At this point, organic chemistry and biochemistry joined forces to unravel what was happening with QPD-OTf. “It was a bit like playing Sherlock Holmes with a molecule”, Simona Angerani laughed as she told us that the collaboration began with very little knowledge of what was really happening, besides the fact that QPD-OTf was generating crystals in living cells.
In fact, Simona Angerani and Charlotte Aumeier had to backtrack the crystal localization and elucidate what triggered crystal formation. The filamentous nature of the crystals pointed towards a correlation with cytoskeletal elements, with tubulin being their first suspect. However, purified microtubules were not sufficient to generate crystals. An important hint was given by observing the centre of the crystals, which colocalizes with the Golgi apparatus. At this point, it was clear to all that the observed crystal formation had to be linked to motor proteins, which are found on both MTs and colocalize with the Golgi apparatus.
From then on, the Winssinger and Aumeier labs focused on elucidating this link. Only after a series of experiments combining in cellulo, in vitro and in silico approaches, could they finally identify the target, Kinesin-1.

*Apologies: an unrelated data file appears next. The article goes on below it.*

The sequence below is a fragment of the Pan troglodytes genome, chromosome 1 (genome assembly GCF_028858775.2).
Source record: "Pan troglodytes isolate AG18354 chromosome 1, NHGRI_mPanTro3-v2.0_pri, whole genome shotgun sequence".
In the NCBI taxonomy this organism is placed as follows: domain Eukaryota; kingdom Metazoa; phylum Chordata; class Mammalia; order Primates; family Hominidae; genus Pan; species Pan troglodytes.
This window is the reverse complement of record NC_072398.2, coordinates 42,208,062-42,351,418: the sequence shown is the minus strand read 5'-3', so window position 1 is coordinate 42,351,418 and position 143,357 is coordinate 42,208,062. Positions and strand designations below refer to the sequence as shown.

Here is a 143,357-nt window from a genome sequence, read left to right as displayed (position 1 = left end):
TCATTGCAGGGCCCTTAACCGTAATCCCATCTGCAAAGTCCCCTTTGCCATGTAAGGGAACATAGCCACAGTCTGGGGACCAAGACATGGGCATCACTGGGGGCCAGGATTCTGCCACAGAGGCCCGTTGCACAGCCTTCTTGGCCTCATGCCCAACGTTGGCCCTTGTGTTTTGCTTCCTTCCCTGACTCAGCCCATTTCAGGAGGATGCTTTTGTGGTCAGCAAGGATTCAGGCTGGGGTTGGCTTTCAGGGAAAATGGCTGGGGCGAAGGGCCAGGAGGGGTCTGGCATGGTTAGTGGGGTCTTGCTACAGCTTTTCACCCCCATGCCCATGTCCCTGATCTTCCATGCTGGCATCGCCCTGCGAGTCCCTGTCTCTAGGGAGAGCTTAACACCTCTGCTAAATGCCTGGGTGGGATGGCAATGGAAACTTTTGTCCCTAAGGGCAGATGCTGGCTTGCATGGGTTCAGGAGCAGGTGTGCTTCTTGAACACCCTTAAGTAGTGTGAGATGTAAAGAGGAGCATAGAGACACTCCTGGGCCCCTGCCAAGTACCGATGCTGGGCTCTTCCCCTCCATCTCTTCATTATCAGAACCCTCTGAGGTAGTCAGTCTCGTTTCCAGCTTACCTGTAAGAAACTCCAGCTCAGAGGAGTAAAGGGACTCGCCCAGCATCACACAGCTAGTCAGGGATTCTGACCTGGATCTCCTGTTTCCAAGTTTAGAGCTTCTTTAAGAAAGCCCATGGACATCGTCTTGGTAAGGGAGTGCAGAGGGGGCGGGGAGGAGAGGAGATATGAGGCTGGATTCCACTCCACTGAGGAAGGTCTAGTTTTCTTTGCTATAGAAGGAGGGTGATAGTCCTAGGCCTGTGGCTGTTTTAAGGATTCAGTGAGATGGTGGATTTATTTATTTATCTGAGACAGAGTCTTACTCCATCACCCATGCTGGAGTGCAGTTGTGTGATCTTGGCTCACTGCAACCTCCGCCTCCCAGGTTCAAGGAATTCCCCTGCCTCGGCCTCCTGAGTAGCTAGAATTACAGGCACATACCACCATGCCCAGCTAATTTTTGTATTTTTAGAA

A promising future for better understanding Kinesin-1 motor activity
Charlotte Aumeier and Simona Angerani then shared their thoughts about where the project may be heading, especially how some unanswered questions in the field of microtubules could be investigated using QPD-OTf. “This fluorogenic dye is a promising tool”, they said, “mainly because it allows us to record native kinesin-1 activity in live cells without any modifications or the need for fixation. Until now, tracking microtubule dynamics has been a major limitation in the field, because it has relied primarily on using Kinesin-1-GFP, which results in high fluorescent background of inactive Kinesin-1-GFP, or fixing cells, which cannot be used to uncover the dynamics of most processes”.
The discovery of the QPD-OTf thus paves the way to study microtubules functions in live cells.
“I plan to perform experiments at faster timeframes and lower doses of QPD-OTf to understand if we could visualize any dynamics of the transport process” concluded Prof. Aumeier, as “the discovery is very promising but still further work is necessary to define the ideal experimental conditions for better understanding the trafficking on MTs”.
Angerani, S., Lindberg, E., Klena, N. et al., “Kinesin-1 activity recorded in living cells with a precipitating dye“, Nat Commun 12, 1463 (2021).
Simona Angerani carried out her undergraduate studies in Milan, Itlay, where she obtained her Master’s degree in chemistry under the supervision of Prof. Cesare Gennari, working on small molecule-drug conjugates. In 2016 she moved to the University of Geneva for her PhD in the group of Prof. Nicolas Winssinger at the Organic Chemistry Department, focusing on the development of supramolecular networks able to perform in biological systems. After the PhD, Simona will continue working in Geneva, starting a Postdoc in the group of Prof. Oliver Hartley at the Centre Médical Universitaire in July 2021.
Thanks very much to Lluc Farrera Soler & Ilaria Di Meglio for this article.